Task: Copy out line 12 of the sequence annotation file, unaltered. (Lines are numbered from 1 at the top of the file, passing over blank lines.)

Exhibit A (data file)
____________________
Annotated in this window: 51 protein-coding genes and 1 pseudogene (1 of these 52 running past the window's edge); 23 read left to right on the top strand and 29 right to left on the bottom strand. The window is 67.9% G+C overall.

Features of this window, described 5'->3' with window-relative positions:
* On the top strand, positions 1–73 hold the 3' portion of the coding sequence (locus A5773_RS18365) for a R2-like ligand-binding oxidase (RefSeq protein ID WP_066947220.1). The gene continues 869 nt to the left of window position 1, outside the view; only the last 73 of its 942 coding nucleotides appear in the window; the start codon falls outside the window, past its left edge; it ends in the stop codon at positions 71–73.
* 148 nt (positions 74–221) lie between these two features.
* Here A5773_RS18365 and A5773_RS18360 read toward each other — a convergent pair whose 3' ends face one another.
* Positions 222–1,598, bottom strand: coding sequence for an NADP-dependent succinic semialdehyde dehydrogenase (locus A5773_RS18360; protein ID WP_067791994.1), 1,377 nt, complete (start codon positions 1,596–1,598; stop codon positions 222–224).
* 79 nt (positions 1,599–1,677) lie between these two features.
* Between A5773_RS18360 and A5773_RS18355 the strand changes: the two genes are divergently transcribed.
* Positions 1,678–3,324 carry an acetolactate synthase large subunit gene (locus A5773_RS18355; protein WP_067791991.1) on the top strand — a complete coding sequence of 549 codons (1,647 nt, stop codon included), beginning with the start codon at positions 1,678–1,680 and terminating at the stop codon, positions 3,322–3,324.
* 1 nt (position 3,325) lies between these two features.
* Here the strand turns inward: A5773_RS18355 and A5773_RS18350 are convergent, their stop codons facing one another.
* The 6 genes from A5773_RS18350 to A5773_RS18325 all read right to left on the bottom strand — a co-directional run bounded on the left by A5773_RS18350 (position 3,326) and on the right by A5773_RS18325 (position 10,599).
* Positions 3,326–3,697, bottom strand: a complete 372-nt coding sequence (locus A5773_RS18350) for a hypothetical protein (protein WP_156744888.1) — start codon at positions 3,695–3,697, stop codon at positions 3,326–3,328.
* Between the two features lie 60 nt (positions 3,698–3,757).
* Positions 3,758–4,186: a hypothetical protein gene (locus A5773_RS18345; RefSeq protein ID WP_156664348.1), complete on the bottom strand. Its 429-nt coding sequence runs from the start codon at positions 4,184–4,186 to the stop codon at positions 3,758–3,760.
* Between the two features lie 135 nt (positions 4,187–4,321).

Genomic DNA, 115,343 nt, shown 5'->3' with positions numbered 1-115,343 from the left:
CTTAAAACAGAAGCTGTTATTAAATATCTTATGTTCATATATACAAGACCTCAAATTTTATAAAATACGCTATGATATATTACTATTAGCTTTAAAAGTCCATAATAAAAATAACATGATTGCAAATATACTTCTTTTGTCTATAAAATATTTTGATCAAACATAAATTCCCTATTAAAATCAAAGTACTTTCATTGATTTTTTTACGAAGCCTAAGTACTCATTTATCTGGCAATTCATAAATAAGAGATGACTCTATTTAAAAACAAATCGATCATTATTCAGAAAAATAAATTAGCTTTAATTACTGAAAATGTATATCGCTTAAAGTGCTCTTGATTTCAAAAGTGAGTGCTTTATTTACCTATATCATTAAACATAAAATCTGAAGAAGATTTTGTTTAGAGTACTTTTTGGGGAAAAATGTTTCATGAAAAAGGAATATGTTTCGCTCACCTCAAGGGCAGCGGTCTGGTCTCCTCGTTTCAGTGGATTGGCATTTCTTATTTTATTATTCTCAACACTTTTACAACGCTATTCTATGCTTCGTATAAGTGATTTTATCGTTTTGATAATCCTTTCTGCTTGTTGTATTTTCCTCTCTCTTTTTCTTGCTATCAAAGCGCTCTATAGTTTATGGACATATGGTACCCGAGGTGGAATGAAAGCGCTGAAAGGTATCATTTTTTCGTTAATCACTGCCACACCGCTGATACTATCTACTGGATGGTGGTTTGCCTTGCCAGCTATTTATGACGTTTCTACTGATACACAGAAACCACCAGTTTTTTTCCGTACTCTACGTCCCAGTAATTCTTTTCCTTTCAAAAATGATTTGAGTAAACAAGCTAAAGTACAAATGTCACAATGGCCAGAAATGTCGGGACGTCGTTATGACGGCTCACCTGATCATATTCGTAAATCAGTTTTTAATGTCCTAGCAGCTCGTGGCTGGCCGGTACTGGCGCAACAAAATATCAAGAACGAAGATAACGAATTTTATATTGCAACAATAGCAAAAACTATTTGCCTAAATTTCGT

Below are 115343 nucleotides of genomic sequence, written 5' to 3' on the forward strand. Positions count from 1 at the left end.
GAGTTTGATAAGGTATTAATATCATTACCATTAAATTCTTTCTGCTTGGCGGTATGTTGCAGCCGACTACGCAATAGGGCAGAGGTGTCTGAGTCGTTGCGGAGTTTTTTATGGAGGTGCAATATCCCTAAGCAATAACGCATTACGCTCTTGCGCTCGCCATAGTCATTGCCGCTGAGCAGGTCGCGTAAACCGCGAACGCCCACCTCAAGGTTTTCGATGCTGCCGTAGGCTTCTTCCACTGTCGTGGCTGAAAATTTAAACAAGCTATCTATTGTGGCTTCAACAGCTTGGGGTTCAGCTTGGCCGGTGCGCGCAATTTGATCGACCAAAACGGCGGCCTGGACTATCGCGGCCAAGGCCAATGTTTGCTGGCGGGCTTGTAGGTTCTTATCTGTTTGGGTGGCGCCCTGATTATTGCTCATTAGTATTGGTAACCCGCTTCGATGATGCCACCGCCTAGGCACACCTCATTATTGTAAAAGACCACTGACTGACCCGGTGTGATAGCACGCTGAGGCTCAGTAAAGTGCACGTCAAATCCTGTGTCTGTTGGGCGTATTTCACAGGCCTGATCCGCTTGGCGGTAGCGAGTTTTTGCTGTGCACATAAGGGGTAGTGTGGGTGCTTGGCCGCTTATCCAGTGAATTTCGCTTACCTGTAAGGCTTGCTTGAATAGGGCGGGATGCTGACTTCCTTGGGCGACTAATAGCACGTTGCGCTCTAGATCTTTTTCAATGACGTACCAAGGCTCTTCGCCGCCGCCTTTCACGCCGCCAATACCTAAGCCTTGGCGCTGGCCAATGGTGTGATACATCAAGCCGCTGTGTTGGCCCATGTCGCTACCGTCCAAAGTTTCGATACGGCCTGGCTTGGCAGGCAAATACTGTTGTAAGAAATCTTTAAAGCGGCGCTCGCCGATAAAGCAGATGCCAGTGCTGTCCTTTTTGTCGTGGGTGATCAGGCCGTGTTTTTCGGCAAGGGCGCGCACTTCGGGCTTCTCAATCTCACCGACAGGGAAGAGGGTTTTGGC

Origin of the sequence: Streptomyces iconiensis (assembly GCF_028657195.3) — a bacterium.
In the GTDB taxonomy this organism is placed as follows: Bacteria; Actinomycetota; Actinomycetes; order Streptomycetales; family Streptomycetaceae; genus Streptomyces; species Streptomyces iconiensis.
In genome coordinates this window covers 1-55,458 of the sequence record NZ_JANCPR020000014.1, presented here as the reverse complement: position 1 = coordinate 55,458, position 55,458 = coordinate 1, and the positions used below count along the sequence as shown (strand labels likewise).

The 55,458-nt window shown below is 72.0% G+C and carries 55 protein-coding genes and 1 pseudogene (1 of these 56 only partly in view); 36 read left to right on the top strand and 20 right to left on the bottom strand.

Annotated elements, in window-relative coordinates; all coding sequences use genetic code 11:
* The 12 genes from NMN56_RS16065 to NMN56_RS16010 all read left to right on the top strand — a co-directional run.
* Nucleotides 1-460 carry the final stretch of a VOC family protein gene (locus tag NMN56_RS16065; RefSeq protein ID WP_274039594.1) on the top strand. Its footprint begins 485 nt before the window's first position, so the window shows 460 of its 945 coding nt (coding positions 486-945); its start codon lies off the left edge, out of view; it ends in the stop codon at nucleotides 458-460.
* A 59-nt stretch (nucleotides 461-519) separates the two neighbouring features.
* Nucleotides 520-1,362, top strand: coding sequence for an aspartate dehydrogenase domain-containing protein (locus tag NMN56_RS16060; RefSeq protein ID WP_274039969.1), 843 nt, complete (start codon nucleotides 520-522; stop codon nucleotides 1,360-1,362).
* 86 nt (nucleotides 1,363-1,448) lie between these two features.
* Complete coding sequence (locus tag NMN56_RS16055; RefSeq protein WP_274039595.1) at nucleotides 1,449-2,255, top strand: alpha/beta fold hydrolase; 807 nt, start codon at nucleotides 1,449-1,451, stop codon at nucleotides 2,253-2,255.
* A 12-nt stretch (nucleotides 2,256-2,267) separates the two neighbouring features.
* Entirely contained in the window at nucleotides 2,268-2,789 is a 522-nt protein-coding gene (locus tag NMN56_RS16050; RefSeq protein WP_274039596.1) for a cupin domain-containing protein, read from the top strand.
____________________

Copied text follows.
* The 6 genes from A5773_RS18350 to A5773_RS18325 all read right to left on the bottom strand — a co-directional run bounded on the left by A5773_RS18350 (position 3,326) and on the right by A5773_RS18325 (position 10,599).